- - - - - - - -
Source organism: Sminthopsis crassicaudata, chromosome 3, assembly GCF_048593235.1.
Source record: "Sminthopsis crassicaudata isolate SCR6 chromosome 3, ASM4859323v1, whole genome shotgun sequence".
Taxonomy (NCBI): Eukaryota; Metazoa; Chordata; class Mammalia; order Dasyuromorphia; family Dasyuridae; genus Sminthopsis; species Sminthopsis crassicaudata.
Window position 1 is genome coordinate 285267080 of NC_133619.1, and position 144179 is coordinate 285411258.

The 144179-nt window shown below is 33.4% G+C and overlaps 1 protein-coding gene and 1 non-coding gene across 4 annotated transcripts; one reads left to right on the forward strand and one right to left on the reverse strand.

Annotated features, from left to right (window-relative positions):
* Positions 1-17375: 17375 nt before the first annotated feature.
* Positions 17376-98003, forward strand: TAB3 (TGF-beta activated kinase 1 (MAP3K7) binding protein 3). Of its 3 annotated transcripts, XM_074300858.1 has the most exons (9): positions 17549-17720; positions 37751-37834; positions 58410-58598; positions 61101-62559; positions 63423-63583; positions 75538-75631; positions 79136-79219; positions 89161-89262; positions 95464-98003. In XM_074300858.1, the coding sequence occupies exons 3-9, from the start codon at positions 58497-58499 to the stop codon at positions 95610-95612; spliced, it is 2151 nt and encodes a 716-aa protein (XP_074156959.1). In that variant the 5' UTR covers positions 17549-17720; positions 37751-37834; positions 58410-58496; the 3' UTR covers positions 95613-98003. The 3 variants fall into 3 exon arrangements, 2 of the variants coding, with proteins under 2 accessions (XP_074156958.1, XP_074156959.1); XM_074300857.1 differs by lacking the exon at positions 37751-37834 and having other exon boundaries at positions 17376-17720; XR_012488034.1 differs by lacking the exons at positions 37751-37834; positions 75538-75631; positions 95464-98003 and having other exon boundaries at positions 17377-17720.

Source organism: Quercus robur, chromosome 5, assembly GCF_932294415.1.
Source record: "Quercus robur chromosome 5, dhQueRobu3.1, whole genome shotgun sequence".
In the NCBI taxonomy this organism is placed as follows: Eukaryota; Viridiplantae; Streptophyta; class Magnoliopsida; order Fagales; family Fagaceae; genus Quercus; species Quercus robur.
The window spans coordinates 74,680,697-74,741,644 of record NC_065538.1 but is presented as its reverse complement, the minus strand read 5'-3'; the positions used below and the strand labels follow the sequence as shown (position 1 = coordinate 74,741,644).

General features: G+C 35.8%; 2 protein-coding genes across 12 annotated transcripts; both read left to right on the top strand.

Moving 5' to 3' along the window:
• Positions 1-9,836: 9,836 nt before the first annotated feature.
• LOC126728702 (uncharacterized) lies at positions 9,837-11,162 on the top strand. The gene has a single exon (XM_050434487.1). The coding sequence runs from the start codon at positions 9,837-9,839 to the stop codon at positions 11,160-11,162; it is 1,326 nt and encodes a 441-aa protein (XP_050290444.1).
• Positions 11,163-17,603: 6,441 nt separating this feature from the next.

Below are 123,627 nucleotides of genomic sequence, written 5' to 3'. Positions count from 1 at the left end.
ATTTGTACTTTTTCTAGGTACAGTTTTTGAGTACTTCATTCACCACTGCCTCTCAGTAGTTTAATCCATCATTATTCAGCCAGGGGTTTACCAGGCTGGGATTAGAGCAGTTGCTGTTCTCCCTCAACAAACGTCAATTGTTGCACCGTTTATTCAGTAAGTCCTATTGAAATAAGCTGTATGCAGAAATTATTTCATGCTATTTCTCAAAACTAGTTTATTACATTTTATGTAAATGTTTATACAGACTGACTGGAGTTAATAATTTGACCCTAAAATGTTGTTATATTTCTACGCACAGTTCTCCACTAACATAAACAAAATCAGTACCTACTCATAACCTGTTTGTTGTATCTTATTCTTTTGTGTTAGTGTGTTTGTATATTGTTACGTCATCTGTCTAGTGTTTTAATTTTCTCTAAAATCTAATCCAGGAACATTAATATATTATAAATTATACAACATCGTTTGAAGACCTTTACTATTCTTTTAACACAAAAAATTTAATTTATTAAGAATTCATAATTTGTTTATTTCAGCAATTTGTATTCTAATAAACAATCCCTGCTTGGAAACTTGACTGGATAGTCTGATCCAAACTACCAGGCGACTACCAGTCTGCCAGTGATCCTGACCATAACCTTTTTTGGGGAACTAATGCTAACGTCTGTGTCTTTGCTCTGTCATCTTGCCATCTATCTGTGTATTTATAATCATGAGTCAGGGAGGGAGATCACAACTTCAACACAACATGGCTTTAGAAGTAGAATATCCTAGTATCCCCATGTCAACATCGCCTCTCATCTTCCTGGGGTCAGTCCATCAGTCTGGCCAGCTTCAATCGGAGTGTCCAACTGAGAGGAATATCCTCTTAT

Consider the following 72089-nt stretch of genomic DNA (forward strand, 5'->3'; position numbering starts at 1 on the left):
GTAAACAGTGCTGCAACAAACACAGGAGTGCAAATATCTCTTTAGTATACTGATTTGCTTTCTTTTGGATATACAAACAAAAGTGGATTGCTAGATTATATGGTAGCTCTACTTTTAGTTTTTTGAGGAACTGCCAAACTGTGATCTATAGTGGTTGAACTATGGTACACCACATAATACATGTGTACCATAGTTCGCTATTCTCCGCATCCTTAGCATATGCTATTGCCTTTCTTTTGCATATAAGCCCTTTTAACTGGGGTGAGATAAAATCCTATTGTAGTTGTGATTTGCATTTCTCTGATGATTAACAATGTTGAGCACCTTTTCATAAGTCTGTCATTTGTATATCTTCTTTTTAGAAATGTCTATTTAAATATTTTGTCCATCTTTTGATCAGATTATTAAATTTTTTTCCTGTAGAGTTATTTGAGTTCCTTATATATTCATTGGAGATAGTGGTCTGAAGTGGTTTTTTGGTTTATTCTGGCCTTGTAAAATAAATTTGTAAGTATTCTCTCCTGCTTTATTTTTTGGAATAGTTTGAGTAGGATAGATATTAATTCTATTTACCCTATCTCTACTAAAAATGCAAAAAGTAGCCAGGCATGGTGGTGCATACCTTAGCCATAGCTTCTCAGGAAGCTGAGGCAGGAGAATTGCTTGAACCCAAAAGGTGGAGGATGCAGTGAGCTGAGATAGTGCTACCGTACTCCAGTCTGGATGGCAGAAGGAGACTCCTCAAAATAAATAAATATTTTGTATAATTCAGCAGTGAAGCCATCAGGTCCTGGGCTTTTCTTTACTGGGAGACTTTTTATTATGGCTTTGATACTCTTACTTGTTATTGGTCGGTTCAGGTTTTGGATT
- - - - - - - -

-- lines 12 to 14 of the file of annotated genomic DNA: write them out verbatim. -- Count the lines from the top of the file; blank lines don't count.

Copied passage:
The window spans coordinates 74,680,697-74,741,644 of record NC_065538.1 but is presented as its reverse complement, the minus strand read 5'-3'; the positions used below and the strand labels follow the sequence as shown (position 1 = coordinate 74,741,644).

General features: G+C 35.8%; 2 protein-coding genes across 12 annotated transcripts; both read left to right on the top strand.

Moving 5' to 3' along the window: